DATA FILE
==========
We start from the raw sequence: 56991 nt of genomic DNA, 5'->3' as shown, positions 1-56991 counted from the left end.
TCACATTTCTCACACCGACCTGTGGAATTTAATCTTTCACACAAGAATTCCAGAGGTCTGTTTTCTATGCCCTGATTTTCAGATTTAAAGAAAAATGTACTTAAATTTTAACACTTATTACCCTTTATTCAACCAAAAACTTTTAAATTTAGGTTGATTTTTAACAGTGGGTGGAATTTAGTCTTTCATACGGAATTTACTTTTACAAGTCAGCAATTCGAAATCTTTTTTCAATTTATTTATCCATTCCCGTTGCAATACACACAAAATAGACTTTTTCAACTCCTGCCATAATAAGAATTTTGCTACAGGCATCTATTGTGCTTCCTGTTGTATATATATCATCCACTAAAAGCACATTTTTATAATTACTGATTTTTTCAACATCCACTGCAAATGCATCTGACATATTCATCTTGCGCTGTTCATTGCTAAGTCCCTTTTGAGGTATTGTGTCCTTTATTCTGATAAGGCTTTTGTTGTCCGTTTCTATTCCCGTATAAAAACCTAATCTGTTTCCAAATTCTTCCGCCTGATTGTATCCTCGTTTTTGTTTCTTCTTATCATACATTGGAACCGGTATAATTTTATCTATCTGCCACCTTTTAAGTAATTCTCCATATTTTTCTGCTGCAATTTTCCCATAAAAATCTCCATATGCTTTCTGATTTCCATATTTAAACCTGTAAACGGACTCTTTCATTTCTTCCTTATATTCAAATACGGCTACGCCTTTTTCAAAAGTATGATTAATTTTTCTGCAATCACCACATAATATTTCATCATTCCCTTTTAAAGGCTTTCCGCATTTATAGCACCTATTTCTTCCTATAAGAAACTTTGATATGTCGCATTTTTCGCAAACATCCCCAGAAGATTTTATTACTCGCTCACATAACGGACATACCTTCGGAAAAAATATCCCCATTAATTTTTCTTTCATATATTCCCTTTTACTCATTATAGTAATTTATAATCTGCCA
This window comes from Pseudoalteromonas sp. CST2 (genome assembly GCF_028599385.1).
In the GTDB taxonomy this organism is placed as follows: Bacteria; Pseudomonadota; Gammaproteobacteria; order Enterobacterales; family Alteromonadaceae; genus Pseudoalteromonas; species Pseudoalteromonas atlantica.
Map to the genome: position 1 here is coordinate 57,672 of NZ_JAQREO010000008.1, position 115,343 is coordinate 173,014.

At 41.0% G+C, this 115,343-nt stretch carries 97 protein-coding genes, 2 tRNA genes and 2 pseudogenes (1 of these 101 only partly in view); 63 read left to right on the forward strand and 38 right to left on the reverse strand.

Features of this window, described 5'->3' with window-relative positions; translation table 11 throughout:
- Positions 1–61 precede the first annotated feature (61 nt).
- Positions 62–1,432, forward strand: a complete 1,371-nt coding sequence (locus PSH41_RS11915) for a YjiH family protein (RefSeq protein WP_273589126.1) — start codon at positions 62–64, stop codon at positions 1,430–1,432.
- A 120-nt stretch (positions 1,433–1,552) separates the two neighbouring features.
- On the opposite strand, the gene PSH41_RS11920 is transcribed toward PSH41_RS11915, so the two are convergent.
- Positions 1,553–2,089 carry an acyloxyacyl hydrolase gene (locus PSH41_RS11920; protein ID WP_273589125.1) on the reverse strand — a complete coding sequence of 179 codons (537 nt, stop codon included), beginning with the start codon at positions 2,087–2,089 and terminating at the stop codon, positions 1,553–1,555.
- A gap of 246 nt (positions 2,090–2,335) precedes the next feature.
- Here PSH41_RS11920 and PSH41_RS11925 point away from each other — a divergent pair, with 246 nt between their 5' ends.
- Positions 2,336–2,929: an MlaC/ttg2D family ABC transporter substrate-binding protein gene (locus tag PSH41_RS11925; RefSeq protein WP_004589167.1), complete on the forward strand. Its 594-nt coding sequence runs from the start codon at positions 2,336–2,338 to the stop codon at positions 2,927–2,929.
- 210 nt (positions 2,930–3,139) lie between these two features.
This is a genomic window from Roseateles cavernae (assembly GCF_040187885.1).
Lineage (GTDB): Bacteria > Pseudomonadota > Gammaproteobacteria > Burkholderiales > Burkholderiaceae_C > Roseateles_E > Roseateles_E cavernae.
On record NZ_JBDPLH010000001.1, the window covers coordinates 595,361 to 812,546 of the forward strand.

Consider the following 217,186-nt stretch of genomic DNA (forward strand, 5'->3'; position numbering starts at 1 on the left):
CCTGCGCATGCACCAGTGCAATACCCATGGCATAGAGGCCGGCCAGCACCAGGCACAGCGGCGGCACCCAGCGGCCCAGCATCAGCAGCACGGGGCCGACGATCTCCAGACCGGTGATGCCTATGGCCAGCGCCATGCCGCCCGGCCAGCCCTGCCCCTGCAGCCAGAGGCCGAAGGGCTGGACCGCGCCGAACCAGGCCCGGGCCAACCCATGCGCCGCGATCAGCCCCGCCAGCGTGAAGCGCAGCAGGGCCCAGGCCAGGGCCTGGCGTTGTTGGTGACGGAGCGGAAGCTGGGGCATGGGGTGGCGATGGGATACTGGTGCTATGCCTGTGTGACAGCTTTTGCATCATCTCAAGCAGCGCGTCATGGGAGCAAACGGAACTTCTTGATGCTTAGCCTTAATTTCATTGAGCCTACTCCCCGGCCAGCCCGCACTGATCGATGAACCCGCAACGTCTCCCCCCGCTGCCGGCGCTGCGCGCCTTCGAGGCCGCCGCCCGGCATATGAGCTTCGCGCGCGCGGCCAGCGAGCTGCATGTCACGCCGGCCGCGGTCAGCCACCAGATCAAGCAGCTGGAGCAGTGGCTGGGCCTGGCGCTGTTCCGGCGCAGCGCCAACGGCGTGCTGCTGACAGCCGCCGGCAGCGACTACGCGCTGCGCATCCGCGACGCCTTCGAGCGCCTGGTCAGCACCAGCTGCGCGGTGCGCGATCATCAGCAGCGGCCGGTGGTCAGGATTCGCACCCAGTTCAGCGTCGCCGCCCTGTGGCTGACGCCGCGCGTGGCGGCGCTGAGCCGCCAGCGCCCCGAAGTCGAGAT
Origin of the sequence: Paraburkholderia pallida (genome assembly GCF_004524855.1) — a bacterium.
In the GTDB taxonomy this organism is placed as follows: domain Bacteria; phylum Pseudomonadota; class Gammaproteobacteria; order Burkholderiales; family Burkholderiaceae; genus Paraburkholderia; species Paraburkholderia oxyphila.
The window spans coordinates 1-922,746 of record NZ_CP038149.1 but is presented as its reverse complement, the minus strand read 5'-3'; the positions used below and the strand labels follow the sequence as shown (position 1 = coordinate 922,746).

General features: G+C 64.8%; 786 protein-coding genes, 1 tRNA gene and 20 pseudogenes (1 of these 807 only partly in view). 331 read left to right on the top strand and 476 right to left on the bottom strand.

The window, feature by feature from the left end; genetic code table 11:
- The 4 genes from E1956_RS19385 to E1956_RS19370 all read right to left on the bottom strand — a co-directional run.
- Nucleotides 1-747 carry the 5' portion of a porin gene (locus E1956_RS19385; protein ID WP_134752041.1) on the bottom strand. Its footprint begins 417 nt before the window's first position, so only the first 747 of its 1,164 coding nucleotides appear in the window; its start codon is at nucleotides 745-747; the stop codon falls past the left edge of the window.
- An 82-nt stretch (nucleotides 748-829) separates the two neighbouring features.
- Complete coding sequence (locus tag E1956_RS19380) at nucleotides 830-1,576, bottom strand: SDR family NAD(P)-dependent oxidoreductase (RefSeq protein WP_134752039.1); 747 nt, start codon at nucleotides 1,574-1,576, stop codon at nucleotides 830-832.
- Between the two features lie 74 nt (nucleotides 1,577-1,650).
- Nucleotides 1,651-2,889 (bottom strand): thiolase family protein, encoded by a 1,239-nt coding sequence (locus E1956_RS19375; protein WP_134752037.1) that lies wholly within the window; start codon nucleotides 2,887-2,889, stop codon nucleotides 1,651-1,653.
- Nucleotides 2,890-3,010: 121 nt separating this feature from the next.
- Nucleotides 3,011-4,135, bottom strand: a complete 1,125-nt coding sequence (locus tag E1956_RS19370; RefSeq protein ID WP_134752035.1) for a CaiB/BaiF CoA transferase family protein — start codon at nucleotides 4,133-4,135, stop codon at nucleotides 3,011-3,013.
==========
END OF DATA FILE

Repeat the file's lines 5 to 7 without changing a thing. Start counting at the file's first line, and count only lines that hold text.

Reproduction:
Map to the genome: position 1 here is coordinate 57,672 of NZ_JAQREO010000008.1, position 115,343 is coordinate 173,014.

At 41.0% G+C, this 115,343-nt stretch carries 97 protein-coding genes, 2 tRNA genes and 2 pseudogenes (1 of these 101 only partly in view); 63 read left to right on the forward strand and 38 right to left on the reverse strand.

Features of this window, described 5'->3' with window-relative positions; translation table 11 throughout: